DVT Treatment

Deep vein thrombosis (DVT) is a serious medical condition characterised by the formation of blood clots within the deep veins of the body, typically in the legs.

If left untreated, DVT can lead to complications such as pulmonary embolism, post-thrombotic syndrome, and chronic venous insufficiency. Fortunately, there are several treatment options available to manage DVT effectively, each with its indications, risks, and outcomes.

Anticoagulant therapy for deep vein thrombosis

Anticoagulant therapy is the most common form of DVT treatment and involves the use of blood-thinning medications to prevent the formation of new blood clots and the extension of existing clots. Commonly prescribed anticoagulants include heparin, warfarin, and direct oral anticoagulants (DOACs).

Direct oral anticoagulants (DOACs) are a convenient and effective alternative to traditional anticoagulant therapy for the treatment of DVT. These medications have a rapid onset of action, predictable pharmacokinetics, and fewer drug interactions compared to warfarin. However, they are not suitable for all patients, and careful consideration of individual factors is necessary when selecting the appropriate anticoagulant therapy.

While effective, anticoagulant therapy carries the risk of bleeding, and regular monitoring of blood clotting parameters is necessary to ensure safety and efficacy.

Thrombolytic therapy is reserved for cases of acute DVT with severe symptoms or extensive clot burden. This treatment involves administering clot-dissolving medications (thrombolytics) to rapidly dissolve the clot and restore blood flow. Thrombolytic therapy is effective in quickly removing very large quantities of thrombus and it helps to reduce the complications of post-thrombotic syndrome by 50%. It is performed by specialists such as vascular surgeons and requires intervention within 2 weeks of symptom onset to have the best results.

Catheter-directed thrombolysis

Catheter-directed thrombolysis is a minimally invasive procedure that delivers thrombolytic medication directly into the clot through a catheter inserted into the affected vein. This targeted approach allows higher doses of medication to be delivered to the clot while minimising systemic exposure and reducing the risk of bleeding. Dr Ling is an expert in using catheter-directed thrombolysis to clear large DVTs and help prevent complications of DVT.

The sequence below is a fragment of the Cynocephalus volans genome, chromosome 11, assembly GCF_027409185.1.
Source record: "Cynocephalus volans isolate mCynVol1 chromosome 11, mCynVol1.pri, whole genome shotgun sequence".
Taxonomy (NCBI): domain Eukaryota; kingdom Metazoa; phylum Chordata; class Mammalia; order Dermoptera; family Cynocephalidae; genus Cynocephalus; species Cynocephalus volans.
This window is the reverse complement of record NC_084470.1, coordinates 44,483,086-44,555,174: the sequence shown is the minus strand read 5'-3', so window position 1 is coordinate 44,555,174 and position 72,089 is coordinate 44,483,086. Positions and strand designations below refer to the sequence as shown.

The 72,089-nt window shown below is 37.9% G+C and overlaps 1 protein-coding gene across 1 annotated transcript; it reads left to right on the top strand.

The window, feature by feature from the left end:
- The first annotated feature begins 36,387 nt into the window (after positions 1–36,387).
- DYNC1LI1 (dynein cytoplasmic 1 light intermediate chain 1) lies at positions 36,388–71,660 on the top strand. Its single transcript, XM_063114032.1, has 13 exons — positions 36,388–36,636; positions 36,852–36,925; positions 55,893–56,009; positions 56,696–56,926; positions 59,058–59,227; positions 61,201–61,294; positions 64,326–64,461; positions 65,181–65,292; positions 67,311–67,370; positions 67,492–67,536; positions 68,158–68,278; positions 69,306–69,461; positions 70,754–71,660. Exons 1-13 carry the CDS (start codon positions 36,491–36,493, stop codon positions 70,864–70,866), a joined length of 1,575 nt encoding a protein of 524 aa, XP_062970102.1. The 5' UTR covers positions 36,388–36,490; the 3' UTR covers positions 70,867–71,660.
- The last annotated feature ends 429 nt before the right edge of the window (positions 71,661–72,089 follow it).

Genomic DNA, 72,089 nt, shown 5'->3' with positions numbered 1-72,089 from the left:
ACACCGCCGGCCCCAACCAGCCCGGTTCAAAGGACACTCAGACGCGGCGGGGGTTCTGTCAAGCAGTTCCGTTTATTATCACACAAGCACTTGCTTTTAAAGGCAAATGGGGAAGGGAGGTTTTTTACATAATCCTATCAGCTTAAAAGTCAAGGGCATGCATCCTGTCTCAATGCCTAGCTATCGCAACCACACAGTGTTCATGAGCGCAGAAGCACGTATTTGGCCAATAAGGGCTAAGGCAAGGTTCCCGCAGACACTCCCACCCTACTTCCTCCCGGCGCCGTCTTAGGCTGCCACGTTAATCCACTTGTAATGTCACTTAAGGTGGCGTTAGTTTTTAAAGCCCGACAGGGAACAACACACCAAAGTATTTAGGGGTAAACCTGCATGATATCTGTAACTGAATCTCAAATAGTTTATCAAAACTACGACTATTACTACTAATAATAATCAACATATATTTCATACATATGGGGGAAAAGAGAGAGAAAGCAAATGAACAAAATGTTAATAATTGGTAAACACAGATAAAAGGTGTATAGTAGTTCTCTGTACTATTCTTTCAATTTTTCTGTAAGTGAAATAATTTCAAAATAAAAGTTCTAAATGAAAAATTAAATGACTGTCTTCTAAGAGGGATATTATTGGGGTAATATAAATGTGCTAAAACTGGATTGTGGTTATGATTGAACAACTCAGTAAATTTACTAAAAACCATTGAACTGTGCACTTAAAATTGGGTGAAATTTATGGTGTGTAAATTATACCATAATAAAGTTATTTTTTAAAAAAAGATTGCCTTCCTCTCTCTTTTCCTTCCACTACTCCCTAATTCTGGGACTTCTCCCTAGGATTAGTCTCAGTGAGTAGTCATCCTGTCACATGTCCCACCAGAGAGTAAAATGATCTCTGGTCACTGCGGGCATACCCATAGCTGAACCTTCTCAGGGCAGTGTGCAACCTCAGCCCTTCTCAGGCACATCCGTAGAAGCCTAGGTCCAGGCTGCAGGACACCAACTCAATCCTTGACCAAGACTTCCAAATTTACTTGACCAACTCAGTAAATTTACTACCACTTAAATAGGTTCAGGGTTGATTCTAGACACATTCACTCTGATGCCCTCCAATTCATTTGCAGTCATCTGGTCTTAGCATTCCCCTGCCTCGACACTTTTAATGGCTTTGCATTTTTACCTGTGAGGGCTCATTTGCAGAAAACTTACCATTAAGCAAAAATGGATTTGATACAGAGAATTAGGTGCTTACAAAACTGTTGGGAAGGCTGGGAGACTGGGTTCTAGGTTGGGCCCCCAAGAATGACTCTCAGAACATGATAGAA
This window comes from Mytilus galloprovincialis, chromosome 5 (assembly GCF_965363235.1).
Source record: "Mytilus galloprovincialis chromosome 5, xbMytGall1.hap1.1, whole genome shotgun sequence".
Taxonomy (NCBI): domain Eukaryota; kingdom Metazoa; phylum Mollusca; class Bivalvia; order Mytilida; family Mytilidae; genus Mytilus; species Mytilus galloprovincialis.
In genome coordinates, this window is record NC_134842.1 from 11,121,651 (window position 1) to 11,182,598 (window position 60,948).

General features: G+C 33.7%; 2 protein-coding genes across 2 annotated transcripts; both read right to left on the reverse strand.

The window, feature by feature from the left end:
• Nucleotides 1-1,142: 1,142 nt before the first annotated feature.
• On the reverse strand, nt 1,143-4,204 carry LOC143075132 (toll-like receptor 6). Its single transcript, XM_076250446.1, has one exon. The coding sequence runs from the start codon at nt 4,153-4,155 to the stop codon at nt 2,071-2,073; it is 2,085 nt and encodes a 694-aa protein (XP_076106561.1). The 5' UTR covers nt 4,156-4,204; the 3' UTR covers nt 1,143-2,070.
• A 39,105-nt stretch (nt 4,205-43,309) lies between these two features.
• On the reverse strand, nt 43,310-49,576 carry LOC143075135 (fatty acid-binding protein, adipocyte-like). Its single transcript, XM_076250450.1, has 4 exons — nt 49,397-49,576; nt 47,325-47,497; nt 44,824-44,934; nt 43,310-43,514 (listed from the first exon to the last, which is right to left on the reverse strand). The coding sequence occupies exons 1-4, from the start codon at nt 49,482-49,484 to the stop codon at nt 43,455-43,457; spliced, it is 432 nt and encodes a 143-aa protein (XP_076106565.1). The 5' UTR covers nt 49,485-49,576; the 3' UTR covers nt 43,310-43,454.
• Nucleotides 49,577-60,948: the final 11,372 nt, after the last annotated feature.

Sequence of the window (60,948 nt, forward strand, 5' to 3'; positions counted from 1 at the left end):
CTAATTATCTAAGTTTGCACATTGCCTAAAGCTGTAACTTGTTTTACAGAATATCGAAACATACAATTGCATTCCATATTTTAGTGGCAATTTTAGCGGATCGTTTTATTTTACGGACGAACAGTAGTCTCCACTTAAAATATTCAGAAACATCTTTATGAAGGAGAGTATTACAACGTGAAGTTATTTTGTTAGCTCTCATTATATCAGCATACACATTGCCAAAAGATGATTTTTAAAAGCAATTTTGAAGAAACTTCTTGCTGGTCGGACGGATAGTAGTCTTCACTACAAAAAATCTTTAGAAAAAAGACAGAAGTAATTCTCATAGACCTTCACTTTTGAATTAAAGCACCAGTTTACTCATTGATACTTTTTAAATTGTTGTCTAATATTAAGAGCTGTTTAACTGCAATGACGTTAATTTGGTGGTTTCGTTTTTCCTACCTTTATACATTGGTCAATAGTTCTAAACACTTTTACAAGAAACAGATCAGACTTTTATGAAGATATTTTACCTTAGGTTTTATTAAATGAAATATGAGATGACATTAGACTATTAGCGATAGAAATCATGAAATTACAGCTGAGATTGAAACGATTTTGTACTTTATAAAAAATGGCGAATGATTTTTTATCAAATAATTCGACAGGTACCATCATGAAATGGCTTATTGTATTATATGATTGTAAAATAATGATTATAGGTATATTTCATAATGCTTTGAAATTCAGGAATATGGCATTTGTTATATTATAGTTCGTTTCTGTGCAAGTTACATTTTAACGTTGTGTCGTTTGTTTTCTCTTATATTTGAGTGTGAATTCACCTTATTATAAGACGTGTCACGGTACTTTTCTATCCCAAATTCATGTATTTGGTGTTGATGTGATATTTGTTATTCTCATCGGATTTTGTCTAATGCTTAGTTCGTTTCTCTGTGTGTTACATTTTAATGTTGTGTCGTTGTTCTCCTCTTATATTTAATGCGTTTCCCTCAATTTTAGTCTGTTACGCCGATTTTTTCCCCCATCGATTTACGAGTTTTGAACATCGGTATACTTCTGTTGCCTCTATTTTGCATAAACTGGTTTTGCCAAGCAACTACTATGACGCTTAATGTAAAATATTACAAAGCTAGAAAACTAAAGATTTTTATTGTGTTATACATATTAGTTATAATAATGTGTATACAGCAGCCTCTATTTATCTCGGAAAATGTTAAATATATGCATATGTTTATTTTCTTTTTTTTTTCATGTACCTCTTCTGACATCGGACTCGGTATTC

Inferior vena cava (IVC) filter placement

Inferior vena cava (IVC) filter placement may be considered in patients with DVT who are at high risk of pulmonary embolism and cannot receive anticoagulant therapy. An IVC filter is a small device inserted into the inferior vena cava to trap blood clots and prevent them from travelling to the lungs. While effective in preventing pulmonary embolism, IVC filters are associated with risks such as filter migration and thrombosis.

Surgical interventions

Surgical interventions may be considered in cases of chronic DVT or complications such as venous ulcers or severe venous insufficiency. Options include venous thrombectomy, venous bypass surgery, or minimally invasive stenting of chronically occluded veins.

Venous thrombectomy is a surgical procedure performed to remove a blood clot (thrombus) from a vein, typically in cases of severe or extensive cases. During a venous thrombectomy, the surgeon makes an incision over the affected vein and carefully dissects it down to the site of the clot. Using specialised instruments, the clot is extracted from the vein, restoring blood flow and alleviating symptoms associated with DVT. In most cases, thrombectomy may be performed using minimally invasive techniques, such as catheter-directed thrombolysis, where a catheter is inserted into the vein to deliver clot-dissolving medication directly to the site of the clot.